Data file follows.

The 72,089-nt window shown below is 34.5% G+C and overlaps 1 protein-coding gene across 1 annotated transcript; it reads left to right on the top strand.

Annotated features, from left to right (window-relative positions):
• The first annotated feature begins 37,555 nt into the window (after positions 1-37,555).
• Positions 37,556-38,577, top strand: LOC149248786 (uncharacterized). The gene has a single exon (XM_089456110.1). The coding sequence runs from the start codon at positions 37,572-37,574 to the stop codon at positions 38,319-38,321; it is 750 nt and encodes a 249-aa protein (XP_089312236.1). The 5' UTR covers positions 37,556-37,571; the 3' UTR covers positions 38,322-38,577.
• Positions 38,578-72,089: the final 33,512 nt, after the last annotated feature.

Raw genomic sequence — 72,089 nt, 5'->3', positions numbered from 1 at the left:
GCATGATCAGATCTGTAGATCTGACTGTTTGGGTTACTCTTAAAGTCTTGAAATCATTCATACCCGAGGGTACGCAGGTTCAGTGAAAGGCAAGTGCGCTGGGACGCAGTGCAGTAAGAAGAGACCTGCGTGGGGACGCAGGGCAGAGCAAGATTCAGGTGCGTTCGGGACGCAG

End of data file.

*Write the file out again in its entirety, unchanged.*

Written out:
The 72,089-nt window shown below is 34.5% G+C and overlaps 1 protein-coding gene across 1 annotated transcript; it reads left to right on the top strand.

Annotated features, from left to right (window-relative positions):
• The first annotated feature begins 37,555 nt into the window (after positions 1-37,555).
• Positions 37,556-38,577, top strand: LOC149248786 (uncharacterized). The gene has a single exon (XM_089456110.1). The coding sequence runs from the start codon at positions 37,572-37,574 to the stop codon at positions 38,319-38,321; it is 750 nt and encodes a 249-aa protein (XP_089312236.1). The 5' UTR covers positions 37,556-37,571; the 3' UTR covers positions 38,322-38,577.
• Positions 38,578-72,089: the final 33,512 nt, after the last annotated feature.

Raw genomic sequence — 72,089 nt, 5'->3', positions numbered from 1 at the left:
GCATGATCAGATCTGTAGATCTGACTGTTTGGGTTACTCTTAAAGTCTTGAAATCATTCATACCCGAGGGTACGCAGGTTCAGTGAAAGGCAAGTGCGCTGGGACGCAGTGCAGTAAGAAGAGACCTGCGTGGGGACGCAGGGCAGAGCAAGATTCAGGTGCGTTCGGGACGCAG